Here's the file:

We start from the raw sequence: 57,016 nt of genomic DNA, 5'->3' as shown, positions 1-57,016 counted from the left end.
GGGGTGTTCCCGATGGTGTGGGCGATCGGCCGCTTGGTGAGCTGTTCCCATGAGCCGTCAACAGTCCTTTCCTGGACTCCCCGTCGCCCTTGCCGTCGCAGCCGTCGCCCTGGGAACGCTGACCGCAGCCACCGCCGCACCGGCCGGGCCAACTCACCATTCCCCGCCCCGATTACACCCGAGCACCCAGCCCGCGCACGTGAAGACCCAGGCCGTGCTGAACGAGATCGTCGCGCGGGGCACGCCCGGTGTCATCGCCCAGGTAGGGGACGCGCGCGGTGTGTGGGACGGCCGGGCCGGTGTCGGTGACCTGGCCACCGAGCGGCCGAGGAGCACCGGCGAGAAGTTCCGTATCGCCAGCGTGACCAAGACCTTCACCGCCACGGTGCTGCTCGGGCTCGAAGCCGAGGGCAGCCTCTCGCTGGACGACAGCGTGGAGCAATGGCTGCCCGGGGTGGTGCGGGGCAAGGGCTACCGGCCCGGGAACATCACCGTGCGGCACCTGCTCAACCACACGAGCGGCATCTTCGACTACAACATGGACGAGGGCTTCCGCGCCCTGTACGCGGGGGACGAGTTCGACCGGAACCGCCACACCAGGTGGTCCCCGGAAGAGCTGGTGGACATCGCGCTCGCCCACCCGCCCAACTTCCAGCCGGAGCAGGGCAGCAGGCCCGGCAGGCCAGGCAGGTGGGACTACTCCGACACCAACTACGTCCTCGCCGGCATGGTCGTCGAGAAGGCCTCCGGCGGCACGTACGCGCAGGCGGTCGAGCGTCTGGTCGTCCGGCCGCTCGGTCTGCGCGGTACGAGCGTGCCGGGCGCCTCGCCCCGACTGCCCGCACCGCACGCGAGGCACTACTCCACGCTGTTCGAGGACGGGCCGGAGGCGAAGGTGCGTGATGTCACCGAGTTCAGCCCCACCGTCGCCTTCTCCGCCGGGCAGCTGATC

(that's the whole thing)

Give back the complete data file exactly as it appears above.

We start from the raw sequence: 57,016 nt of genomic DNA, 5'->3' as shown, positions 1-57,016 counted from the left end.
GGGGTGTTCCCGATGGTGTGGGCGATCGGCCGCTTGGTGAGCTGTTCCCATGAGCCGTCAACAGTCCTTTCCTGGACTCCCCGTCGCCCTTGCCGTCGCAGCCGTCGCCCTGGGAACGCTGACCGCAGCCACCGCCGCACCGGCCGGGCCAACTCACCATTCCCCGCCCCGATTACACCCGAGCACCCAGCCCGCGCACGTGAAGACCCAGGCCGTGCTGAACGAGATCGTCGCGCGGGGCACGCCCGGTGTCATCGCCCAGGTAGGGGACGCGCGCGGTGTGTGGGACGGCCGGGCCGGTGTCGGTGACCTGGCCACCGAGCGGCCGAGGAGCACCGGCGAGAAGTTCCGTATCGCCAGCGTGACCAAGACCTTCACCGCCACGGTGCTGCTCGGGCTCGAAGCCGAGGGCAGCCTCTCGCTGGACGACAGCGTGGAGCAATGGCTGCCCGGGGTGGTGCGGGGCAAGGGCTACCGGCCCGGGAACATCACCGTGCGGCACCTGCTCAACCACACGAGCGGCATCTTCGACTACAACATGGACGAGGGCTTCCGCGCCCTGTACGCGGGGGACGAGTTCGACCGGAACCGCCACACCAGGTGGTCCCCGGAAGAGCTGGTGGACATCGCGCTCGCCCACCCGCCCAACTTCCAGCCGGAGCAGGGCAGCAGGCCCGGCAGGCCAGGCAGGTGGGACTACTCCGACACCAACTACGTCCTCGCCGGCATGGTCGTCGAGAAGGCCTCCGGCGGCACGTACGCGCAGGCGGTCGAGCGTCTGGTCGTCCGGCCGCTCGGTCTGCGCGGTACGAGCGTGCCGGGCGCCTCGCCCCGACTGCCCGCACCGCACGCGAGGCACTACTCCACGCTGTTCGAGGACGGGCCGGAGGCGAAGGTGCGTGATGTCACCGAGTTCAGCCCCACCGTCGCCTTCTCCGCCGGGCAGCTGATC